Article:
By Yankuba Jallow
The Banjul High Court presided over by Justice Aminata Saho-Ceesay has made an order that restrains all dealers from selling or offering to sale products bearing the trademark ‘Ingelec’.
The plaintiff, Ingelec SA claim that the use of the Ingelec trademark on their electrical products by the defendants is an infringement of the plaintiff’s registered trademark and is calculated to lead and has in fact led to deception and to the belief that the defendants’ electrical products are products of the plaintiff. The plaintiff said the defendants do not have their consent to use its trademark or brand or the trade name of their goods.
The plaintiff in their claim stated that the defendants’ products bearing ‘Ingelec’ trademark are not the plaintiff’s meaning they are trading with fake products bearing the trademark.
The plaintiff claim that the defendants have already damaged their business and will cause irreparable damage to the plaintiff’s business by the continued sales of their fake ‘Ingelec’ products including damage to the plaintiff’s business reputation unless the Defendants are restrained by injunction from continuing the aforesaid wrongful acts.
The 8 listed defendants are; Burama Touray trading as Touray Kunda Enterprise Limited, Youssef Bakhos trading as Y.M.B. Enterprise, Salieu Njie trading as F and F Enterprise, Alhagie O.M. Ceesay trading as Darbo and Sons Enterprise, Modou Mbaye Enterprises, C.N.C., Tai Merchantile (Gambia), and Abdul Khadry Diallo trading as ASK Trading.
The plaintiff’s claims are; for the court to issue an injunction pursuant to section 13, 31, 34A, 35 and 43 of the Industrial Property Act to restrain the defendants jointly and severally whether by themselves, their servants or agents or any of them otherwise howsoever from infringing their registered trademark number 1/413/340.
Also, the plaintiff wants the court to issue an injunction to restrain the defendants jointly and severally whether by themselves, their servants or agents or any of them otherwise howsoever from passing off or causing, enabling or assisting others to pass off the electrical products of the defendants including circuit breakers, fuse boxes and similar electrical products as the electrical products of the plaintiff by the use or in connection therewith in the course of trade, the plaintiff’s trademark ‘Ingelec’ or any trading or brand style containing the work or device ‘ingelec’ or any colourable imitation thereof.
The plaintiff want the court to make an order for the delivery up to the Sherriff of the High Court and destruction of all Defendants’ good bearing the trademark ‘ingelec’ and general damages of 51,000,000 (fifty one million dalasis).
This order was made on 10th July 2019 by the High Court through a motion Ex-Parte by Lawyer A.A. Bensouda on behalf of the plaintiff, Ingelec SA. The High Court Judge said: “..And upon reading the 26 – paragraph affidavit sworn to by one Mehdi Maaz (dated 4th July 2019), the General Manager of Batimat Limited together with the exhibits attached thereto marked “AB1” – “AB5”; I am satisfied that there are reasonable grounds for making the order.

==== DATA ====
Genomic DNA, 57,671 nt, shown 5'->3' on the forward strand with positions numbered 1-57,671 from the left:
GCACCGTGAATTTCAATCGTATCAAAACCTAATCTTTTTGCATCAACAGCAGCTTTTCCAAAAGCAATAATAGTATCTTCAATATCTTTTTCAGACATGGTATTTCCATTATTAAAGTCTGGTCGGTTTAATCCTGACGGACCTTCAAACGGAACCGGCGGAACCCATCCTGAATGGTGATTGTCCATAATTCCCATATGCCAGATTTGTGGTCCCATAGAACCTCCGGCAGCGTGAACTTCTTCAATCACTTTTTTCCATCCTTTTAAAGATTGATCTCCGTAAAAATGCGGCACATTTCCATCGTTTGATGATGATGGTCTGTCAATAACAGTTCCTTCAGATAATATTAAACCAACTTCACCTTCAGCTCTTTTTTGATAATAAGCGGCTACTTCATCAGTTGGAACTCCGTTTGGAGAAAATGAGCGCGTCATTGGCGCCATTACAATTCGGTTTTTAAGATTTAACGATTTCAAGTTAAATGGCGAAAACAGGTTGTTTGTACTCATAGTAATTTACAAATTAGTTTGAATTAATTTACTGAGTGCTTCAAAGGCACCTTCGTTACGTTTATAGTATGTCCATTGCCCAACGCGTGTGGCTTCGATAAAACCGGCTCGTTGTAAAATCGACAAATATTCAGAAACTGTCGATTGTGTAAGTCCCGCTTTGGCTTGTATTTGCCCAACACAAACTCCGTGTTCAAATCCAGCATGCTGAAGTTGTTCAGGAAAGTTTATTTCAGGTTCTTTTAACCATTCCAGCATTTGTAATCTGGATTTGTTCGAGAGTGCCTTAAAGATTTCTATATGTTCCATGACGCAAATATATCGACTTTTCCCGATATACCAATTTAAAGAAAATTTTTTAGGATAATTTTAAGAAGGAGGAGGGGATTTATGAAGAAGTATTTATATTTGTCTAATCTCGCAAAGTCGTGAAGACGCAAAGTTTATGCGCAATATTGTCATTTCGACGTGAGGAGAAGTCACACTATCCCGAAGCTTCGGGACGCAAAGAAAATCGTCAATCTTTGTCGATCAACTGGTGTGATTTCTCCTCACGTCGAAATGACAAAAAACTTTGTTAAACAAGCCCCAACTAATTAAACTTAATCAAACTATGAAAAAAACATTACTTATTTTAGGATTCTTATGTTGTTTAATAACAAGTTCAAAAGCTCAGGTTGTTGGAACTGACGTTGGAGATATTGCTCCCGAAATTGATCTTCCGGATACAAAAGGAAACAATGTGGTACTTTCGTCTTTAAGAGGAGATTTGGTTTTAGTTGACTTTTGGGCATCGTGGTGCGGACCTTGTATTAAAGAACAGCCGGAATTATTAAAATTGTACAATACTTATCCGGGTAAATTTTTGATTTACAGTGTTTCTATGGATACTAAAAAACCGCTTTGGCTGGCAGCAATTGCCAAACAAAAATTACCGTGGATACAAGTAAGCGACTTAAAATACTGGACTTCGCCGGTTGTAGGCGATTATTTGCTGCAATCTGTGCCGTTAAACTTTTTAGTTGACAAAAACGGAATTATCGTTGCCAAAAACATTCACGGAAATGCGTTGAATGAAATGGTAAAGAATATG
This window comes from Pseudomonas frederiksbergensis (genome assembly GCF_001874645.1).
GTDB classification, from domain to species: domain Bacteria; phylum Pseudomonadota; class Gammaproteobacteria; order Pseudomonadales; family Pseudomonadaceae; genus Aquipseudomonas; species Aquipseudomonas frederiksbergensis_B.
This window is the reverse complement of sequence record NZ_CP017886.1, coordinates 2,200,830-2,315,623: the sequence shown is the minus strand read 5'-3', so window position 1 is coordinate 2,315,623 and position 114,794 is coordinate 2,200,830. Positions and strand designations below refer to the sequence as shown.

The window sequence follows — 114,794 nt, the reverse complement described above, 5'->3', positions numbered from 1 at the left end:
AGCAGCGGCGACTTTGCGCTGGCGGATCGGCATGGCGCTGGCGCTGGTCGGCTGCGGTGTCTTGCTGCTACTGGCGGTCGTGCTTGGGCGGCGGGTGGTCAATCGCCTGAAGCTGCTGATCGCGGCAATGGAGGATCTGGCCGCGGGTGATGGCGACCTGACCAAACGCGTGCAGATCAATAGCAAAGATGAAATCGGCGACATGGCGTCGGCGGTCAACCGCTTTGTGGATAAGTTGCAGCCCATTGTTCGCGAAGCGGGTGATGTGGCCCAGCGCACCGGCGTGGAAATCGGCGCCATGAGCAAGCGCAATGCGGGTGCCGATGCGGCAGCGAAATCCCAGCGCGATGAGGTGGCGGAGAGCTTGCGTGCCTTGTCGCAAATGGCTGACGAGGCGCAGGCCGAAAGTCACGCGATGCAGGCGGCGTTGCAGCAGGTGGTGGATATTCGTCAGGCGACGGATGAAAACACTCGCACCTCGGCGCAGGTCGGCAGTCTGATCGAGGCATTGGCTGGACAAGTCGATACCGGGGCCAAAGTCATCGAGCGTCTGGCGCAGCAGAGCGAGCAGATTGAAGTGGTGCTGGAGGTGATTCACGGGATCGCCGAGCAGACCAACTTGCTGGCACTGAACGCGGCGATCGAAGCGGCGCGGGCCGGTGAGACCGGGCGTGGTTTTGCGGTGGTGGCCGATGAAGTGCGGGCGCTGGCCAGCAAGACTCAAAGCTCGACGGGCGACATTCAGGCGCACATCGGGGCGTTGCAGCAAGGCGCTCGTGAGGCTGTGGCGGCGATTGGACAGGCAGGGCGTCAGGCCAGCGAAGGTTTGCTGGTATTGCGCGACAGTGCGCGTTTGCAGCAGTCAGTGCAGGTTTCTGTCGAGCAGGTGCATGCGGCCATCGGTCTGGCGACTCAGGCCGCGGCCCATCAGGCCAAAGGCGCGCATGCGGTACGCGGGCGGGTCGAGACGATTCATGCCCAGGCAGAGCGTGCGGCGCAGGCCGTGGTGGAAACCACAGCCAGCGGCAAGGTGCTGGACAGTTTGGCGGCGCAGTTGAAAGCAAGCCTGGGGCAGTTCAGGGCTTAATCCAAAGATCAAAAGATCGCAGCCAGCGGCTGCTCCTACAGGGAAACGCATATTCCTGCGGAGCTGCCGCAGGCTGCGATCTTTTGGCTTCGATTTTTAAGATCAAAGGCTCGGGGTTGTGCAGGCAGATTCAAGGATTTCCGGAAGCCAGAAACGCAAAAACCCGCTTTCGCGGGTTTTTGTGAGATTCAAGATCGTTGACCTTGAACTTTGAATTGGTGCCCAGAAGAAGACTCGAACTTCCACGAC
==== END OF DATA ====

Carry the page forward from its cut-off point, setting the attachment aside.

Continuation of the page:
She ordered that an interim injunction be and is hereby granted to restrain the Defendants (whether acting by themselves, their servants or agents or any of them or otherwise howsoever) from selling or offering for sale products bearing the Trade Mark ‘Ingelec’ pending the hearing and determination of a motion on notice. Also, she ordered that the Sherriff of the High Court do enter forthwith the business premises and other premises under the control of the Defendants, their servants, agents or recipients of supply for commercial purposes, for the purpose of attaching and removing into Sheriff’s custody for preservation of any products bearing the name ‘Ingelec’ in breach of the foregoing injunction pending the hearing and determination of a motion on notice in the said terms. Finally, she ordered that the ex-parte motion be converted to a motion on notice.
The plaintiff is a company whose registered office is located in Morocco and claimed that it has the certificate of the trademark registration issued by the WIPO. According to the statement of claim, by virtue of section 13 of the Industrial Property Act 2015, they have acquired the protection for the use of its mark ‘Ingelec’ in The Gambia from October 2017 pursuant to its international certificate of registration. They said by a licence dated agreement dated 29th March 2019, they have appointed Batimat Limited as the exclusive distributor of ‘Ingelec’ products in The Gambia. They claim that electrical products bearing ‘ingelec’ are exclusively attributed to them. The defendants are the proprietors of a number of retail shops at which electrical and building equipment among other things is sold.
The court decision does impact on these proprietors. Speaking to some of the affected businesspersons after receiving the court order, they expressed frustration about it, adding that the order will affect them drastically on the economic gains. Some told Foroyaa that they purchased their products from the plaintiff. They said they have been trading this product so many years ago.
“I took the product from the plaintiff (company) on credit and I have my shop where I resell it. I am owing the plaintiff over 50,000 dalasis and now my goods are been seized from me at their own instance,” one of them told this reporter.
According to the businessmen, they have been trading this product for decades ago and they were not aware of any copyright with regards to any company or business entity.